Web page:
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National Security Implications of Climate Change for U.S. Naval Forces
operations and capabilities in the world’s oceans as a result of climate change; specifically, the technical underpinnings for projecting U.S. undersea dominance in light of the changing physical properties of the oceans.
This final report addresses both the near- and long-term implications for U.S. naval forces in each of the four areas of the TOR, and provides corresponding findings and recommendations.2,3 In an effort to identify areas that need action by U.S. naval leadership, this report and its findings and recommendations are organized around six discussion areas—all presented within the context of a changing climate.
Disputes over boundaries and exclusive economic zones as a result of new maritime transits and competition for new resources;
Strains on naval capabilities—given continuing first responder missions, and the opening of new international and territorial waters;
Vulnerabilities to naval coastal installations due to sea-level rise and increased storm surges;
Demands for establishing greater U.S., allied, and/or international maritime partnerships;
Impacts on the technical underpinnings that enable, in part, naval force capabilities, particularly those that operate and train in the Arctic; and
Investments for additional research and development that have implications for future naval operations and capabilities and might not be met by other groups pursuing climate-related research.
In total, the conclusions from this study can be viewed in the context of six areas for action by U.S. naval leadership. These conclusions, along with their corresponding major findings and recommendations, are presented below. The Summary’s findings and recommendations are not presented in priority order but highlight conclusions reached in the report. As a result, not all of the report’s findings and recommendations are included in this Summary. However, the committee points out that all of the report’s recommendations are important.4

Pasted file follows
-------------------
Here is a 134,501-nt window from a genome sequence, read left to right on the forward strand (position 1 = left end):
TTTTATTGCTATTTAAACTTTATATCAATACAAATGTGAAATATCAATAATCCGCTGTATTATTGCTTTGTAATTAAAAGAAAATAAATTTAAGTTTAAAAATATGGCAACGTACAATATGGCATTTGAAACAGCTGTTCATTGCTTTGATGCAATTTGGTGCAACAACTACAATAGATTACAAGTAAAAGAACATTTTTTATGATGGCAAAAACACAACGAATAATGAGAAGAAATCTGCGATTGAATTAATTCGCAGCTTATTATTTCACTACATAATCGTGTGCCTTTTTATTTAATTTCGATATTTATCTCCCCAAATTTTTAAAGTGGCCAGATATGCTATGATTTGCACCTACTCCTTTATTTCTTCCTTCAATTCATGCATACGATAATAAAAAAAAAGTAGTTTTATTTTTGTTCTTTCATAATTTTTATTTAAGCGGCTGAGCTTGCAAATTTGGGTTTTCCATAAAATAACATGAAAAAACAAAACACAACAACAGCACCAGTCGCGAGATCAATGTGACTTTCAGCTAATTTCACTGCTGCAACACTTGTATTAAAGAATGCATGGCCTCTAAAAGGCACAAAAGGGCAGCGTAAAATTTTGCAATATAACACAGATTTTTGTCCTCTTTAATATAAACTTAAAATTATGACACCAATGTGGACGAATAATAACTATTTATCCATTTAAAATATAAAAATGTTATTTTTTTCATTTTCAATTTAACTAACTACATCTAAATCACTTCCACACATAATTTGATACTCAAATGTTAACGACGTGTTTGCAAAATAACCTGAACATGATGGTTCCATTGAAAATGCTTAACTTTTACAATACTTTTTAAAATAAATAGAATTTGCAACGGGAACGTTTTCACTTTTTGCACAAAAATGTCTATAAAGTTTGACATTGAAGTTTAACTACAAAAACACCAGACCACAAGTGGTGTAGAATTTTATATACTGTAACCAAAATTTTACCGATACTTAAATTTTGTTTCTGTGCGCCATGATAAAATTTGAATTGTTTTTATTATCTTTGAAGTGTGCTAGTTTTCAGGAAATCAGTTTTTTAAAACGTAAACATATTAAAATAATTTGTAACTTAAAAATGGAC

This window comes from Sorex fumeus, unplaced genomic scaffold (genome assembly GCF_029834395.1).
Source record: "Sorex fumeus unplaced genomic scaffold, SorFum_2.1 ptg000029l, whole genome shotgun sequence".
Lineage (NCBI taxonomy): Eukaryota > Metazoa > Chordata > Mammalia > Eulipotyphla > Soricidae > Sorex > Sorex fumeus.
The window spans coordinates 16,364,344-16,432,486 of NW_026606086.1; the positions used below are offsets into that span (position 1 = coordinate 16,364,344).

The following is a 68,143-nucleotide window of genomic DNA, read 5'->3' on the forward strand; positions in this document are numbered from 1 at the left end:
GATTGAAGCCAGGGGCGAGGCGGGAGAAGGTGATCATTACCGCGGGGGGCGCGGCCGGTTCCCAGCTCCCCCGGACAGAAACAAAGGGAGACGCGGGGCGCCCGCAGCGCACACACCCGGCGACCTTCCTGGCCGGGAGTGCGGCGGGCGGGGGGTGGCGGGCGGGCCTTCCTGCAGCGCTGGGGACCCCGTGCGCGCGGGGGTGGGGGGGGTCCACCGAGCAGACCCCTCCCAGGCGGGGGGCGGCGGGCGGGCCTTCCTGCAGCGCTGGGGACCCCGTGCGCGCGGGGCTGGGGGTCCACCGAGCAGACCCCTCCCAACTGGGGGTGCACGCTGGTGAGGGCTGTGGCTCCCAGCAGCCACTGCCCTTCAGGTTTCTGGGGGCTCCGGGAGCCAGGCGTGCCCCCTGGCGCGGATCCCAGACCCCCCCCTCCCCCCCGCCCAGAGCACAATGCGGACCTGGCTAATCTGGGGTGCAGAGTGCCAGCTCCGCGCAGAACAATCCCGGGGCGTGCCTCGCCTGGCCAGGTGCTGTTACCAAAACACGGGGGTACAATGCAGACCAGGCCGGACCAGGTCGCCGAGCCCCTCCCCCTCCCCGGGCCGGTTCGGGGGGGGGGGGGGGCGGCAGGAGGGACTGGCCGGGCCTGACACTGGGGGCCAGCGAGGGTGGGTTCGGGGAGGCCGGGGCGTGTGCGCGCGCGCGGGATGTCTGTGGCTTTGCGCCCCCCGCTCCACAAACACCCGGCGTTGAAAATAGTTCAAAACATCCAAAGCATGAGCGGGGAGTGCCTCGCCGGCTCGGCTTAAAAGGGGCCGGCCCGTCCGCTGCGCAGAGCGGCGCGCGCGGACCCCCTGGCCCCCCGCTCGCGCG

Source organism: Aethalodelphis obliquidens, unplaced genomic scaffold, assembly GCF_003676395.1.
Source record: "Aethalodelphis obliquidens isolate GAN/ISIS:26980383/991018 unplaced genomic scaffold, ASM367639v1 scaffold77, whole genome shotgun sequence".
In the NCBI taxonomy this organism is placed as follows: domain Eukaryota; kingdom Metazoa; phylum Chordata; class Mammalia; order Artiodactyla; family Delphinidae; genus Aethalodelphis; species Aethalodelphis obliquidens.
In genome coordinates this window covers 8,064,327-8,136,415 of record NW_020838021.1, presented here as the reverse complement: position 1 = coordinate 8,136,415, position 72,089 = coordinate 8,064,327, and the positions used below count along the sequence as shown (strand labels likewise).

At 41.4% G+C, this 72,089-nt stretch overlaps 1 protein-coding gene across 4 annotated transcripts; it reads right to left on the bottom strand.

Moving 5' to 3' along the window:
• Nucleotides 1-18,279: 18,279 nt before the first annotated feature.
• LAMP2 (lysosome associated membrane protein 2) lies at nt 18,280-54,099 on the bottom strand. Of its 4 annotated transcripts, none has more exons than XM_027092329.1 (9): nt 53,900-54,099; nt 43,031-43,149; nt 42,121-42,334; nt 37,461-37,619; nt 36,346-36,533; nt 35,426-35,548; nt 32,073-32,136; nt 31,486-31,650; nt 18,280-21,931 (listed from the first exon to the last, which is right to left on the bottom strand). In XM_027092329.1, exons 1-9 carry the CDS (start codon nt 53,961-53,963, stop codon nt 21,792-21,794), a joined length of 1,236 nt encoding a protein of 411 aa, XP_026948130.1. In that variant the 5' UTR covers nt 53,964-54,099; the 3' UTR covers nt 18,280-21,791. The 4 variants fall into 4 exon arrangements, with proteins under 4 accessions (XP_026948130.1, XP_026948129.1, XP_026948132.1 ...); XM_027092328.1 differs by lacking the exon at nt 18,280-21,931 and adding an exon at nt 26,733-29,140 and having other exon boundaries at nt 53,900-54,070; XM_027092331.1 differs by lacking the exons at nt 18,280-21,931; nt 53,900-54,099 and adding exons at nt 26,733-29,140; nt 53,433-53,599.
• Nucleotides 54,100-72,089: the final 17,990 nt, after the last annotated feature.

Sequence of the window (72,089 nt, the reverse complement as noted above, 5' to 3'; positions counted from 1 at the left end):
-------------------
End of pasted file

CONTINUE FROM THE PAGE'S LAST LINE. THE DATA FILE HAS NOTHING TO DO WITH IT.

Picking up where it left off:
The committee’s first report, a letter report, was delivered to the CNO in April 2010 (see Appendix D). The present report, the committee’s final report, accords with the findings and recommendations in the committee’s letter report and provides additional findings, recommendations, and analysis.
For the purposes of this report, in making recommendations for naval leadership actions, the term “immediate” is defined as requiring action now through the next Program Objective Memorandum (POM) cycle, in this case POM-14; “near term” as requiring close monitoring with action anticipated to be needed within the next 10 years; and “long term” as requiring monitoring with action anticipated to be needed within 10 to 20 years.
Based on the judgment of this committee and the best available data, and to help provide a more quantitative assessment for a range of uncertain possible outcomes, an outcome termed “likely” has at least a two-thirds chance of occurring, and an outcome termed “very likely” has at least a 90 percent chance.